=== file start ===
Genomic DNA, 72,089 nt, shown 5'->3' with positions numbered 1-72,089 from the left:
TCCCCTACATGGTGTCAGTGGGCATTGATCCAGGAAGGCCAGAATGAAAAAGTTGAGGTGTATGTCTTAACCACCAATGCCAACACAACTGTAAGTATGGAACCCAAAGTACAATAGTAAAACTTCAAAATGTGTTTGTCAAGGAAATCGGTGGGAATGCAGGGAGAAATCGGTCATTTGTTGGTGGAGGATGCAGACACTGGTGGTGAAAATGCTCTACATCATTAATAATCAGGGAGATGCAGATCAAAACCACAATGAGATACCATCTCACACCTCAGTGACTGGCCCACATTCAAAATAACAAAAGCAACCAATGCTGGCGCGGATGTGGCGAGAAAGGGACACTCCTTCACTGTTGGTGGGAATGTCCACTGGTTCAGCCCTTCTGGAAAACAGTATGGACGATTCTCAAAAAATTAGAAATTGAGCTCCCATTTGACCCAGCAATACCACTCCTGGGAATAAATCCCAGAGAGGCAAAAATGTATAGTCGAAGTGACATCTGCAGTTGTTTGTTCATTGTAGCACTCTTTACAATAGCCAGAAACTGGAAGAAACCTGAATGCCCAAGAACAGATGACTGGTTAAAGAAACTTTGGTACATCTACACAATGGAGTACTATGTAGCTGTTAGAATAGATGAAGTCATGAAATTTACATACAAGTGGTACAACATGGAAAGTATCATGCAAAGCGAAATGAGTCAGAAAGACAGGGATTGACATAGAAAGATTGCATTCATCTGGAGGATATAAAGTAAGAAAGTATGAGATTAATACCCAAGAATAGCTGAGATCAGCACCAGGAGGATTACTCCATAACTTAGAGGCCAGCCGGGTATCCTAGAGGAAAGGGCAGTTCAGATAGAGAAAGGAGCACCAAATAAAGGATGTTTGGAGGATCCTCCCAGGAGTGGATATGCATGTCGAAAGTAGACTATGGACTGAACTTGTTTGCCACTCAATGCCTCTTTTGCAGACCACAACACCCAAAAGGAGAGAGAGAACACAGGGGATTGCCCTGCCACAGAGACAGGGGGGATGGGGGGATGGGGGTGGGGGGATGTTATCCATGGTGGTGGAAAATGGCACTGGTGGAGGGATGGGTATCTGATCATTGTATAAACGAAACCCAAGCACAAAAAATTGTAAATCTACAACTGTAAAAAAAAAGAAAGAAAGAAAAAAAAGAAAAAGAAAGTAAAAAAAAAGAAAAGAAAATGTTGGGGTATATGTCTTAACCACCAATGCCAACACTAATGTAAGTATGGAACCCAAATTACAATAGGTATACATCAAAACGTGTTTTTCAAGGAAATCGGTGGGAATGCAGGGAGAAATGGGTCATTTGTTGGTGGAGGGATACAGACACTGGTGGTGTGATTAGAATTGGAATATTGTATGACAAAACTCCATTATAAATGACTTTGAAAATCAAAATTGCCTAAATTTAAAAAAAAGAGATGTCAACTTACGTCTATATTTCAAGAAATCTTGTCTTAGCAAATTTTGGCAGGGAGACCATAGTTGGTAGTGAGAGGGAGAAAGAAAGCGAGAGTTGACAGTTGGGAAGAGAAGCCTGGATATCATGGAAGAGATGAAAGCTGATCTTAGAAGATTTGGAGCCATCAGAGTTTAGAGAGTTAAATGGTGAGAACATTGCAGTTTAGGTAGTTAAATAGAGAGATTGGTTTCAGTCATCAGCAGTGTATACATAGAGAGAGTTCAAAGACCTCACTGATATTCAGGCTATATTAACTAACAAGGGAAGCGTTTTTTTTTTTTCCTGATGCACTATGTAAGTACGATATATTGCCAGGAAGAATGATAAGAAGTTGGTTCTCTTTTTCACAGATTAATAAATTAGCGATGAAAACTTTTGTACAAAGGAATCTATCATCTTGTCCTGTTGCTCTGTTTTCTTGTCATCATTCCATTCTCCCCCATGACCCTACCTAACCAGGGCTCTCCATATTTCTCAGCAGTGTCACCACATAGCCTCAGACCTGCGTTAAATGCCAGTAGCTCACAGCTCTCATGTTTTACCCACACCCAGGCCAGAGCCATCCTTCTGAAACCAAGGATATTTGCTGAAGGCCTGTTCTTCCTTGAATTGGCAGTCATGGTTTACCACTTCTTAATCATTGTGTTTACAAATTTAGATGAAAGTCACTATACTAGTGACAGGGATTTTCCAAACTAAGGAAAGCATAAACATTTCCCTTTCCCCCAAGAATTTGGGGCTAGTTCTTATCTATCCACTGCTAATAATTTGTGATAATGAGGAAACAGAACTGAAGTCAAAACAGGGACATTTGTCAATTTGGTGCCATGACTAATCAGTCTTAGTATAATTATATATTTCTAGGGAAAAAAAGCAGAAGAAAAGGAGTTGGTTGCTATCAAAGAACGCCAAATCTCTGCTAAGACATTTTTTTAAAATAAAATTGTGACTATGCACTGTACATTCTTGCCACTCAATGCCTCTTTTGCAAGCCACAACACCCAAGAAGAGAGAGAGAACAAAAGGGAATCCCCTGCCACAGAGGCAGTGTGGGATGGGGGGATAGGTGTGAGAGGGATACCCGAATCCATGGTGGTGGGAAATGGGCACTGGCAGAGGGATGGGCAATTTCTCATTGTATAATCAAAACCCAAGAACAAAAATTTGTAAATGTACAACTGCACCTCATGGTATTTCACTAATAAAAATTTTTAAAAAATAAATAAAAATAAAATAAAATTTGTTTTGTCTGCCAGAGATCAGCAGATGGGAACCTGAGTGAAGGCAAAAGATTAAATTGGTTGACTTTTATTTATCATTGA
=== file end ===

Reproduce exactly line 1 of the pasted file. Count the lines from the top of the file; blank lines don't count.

Genomic DNA, 72,089 nt, shown 5'->3' with positions numbered 1-72,089 from the left: